The Arizona Court of Appeals ruled in favor of a woman who was placed on the state child abuse registry because she used medical cannabis while pregnant.
The Arizona Department of Child Safety (DCS) put Lindsay Ridgell on the state's child abuse Central Registry in 2019 because her baby tested positive for cannabis. Hospital staff conducted a drug test because the newborn stopped breathing shortly after being born and had to be resuscitated. In addition to cannabis, the child tested positive for caffeine, Benadryl and BuSpar, a pharmaceutical anti-anxiety drug.
Researchers have no idea how prenatal BuSpar use might affect a developing child, but its use is considered acceptable since this drug is approved by the FDA. But the positive cannabis test triggered DCS officials to put Ridgell on the child abuse registry, even though her baby remained completely healthy after his initial bout of illness. The mother, who actually worked for DCS, was subsequently fired, and her status as a child abuser prevented her from finding new employment as a social worker.
Backed by the Arizona chapter of NORML, Ridgell sued the state, arguing that she was legally using medical cannabis to treat irritable bowel syndrome. The expectant mother quit using pot when she found out she was pregnant, but started taking the medicine again after being diagnosed with hyperemesis gravidarum (HG), a serious condition that can cause extreme nausea, vomiting, dehydration, and even miscarriage.
After hearing the case, the Court of Appeals unanimously ruled in Ridgell's favor. In the ruling, Judge Randall Howe wrote that Arizona's medical cannabis law protects all registered patients from arrest, prosecution, penalties, or denial of any standard right or privilege. Further, the DCS is not allowed to charge pregnant women with abuse if they are taking medications under the direction of their doctor. And since state law requires a doctor to personally approve any use of medical pot, this condition also applied.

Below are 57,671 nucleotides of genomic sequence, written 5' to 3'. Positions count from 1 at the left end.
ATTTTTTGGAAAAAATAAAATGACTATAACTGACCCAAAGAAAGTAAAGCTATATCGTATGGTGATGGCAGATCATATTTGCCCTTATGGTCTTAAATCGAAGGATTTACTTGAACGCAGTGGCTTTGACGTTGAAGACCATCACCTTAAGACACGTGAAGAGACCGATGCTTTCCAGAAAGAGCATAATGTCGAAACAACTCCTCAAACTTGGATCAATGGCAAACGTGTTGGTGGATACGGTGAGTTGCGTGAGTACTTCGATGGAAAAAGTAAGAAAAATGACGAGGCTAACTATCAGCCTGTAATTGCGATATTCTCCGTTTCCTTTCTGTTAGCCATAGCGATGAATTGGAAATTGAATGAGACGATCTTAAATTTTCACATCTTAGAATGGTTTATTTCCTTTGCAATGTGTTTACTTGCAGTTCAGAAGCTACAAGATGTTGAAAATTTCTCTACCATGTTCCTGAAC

“No one disputes that Ridgell is a qualifying patient under the Arizona Medical Marijuana Act,’’ Howe wrote in the ruling, Tucson.com reports. “Under AMMA, then, she is presumed to have taken marijuana for ‘medical use,’ which means taking it to treat or alleviate her medical condition or symptoms. And her marijuana use is the equivalent of taking any other medication under the direction of a physician.’’
The ruling sets a statewide precedent that will protect pregnant women who are legally using medical cannabis from being discriminated against by state agencies. The ruling may not necessarily protect women who are using recreational pot, which is now legal in Arizona, however.
“The United States government does not recognize the medical value of marijuana,’’ Howe continued. “And the Center for Disease Control and Prevention warns of the effects of marijuana use during pregnancy. But marijuana’s proper role in society has been long debated, and the wisdom of legislation is not for this court to decide.’’
Although state and federal health authorities advise against prenatal cannabis use, the actual science on the issue is far from clear. Several studies have found increased rates of miscarriage or premature birth among women who used pot while pregnant. Other researchers have found no link between prenatal cannabis use and birth defects, developmental issues, or other health concerns, though.